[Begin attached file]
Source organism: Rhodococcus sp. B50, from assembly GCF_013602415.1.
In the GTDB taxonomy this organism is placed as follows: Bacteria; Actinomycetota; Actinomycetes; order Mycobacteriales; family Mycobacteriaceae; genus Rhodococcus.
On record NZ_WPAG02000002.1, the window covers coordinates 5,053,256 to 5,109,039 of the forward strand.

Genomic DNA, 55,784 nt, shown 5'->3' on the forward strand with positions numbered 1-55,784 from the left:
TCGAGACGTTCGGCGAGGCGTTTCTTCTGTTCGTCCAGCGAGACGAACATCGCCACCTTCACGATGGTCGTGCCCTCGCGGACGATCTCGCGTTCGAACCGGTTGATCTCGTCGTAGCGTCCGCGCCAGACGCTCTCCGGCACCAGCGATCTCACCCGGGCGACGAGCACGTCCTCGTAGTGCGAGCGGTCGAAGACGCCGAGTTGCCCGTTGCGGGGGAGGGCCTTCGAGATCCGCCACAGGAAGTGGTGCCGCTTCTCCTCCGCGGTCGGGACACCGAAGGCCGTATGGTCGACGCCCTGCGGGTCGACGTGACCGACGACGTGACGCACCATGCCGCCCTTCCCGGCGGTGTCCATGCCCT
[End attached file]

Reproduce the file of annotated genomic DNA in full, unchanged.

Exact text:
Source organism: Rhodococcus sp. B50, from assembly GCF_013602415.1.
In the GTDB taxonomy this organism is placed as follows: Bacteria; Actinomycetota; Actinomycetes; order Mycobacteriales; family Mycobacteriaceae; genus Rhodococcus.
On record NZ_WPAG02000002.1, the window covers coordinates 5,053,256 to 5,109,039 of the forward strand.

Genomic DNA, 55,784 nt, shown 5'->3' on the forward strand with positions numbered 1-55,784 from the left:
TCGAGACGTTCGGCGAGGCGTTTCTTCTGTTCGTCCAGCGAGACGAACATCGCCACCTTCACGATGGTCGTGCCCTCGCGGACGATCTCGCGTTCGAACCGGTTGATCTCGTCGTAGCGTCCGCGCCAGACGCTCTCCGGCACCAGCGATCTCACCCGGGCGACGAGCACGTCCTCGTAGTGCGAGCGGTCGAAGACGCCGAGTTGCCCGTTGCGGGGGAGGGCCTTCGAGATCCGCCACAGGAAGTGGTGCCGCTTCTCCTCCGCGGTCGGGACACCGAAGGCCGTATGGTCGACGCCCTGCGGGTCGACGTGACCGACGACGTGACGCACCATGCCGCCCTTCCCGGCGGTGTCCATGCCCT